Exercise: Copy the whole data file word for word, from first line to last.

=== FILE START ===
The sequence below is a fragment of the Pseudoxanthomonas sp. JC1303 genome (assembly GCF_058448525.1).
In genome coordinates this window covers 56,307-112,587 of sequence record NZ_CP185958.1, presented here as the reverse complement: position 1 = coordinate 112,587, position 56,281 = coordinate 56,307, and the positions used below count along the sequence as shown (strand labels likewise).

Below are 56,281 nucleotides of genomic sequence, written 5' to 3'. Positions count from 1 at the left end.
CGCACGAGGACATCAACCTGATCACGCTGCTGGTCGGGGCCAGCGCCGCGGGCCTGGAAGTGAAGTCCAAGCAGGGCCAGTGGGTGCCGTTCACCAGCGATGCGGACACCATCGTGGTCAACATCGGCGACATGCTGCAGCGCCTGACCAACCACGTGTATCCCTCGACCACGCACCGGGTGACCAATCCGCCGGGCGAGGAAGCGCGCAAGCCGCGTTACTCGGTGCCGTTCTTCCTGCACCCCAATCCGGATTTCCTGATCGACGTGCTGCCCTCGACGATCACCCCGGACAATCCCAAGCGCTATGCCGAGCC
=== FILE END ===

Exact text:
The sequence below is a fragment of the Pseudoxanthomonas sp. JC1303 genome (assembly GCF_058448525.1).
In genome coordinates this window covers 56,307-112,587 of sequence record NZ_CP185958.1, presented here as the reverse complement: position 1 = coordinate 112,587, position 56,281 = coordinate 56,307, and the positions used below count along the sequence as shown (strand labels likewise).

Below are 56,281 nucleotides of genomic sequence, written 5' to 3'. Positions count from 1 at the left end.
CGCACGAGGACATCAACCTGATCACGCTGCTGGTCGGGGCCAGCGCCGCGGGCCTGGAAGTGAAGTCCAAGCAGGGCCAGTGGGTGCCGTTCACCAGCGATGCGGACACCATCGTGGTCAACATCGGCGACATGCTGCAGCGCCTGACCAACCACGTGTATCCCTCGACCACGCACCGGGTGACCAATCCGCCGGGCGAGGAAGCGCGCAAGCCGCGTTACTCGGTGCCGTTCTTCCTGCACCCCAATCCGGATTTCCTGATCGACGTGCTGCCCTCGACGATCACCCCGGACAATCCCAAGCGCTATGCCGAGCC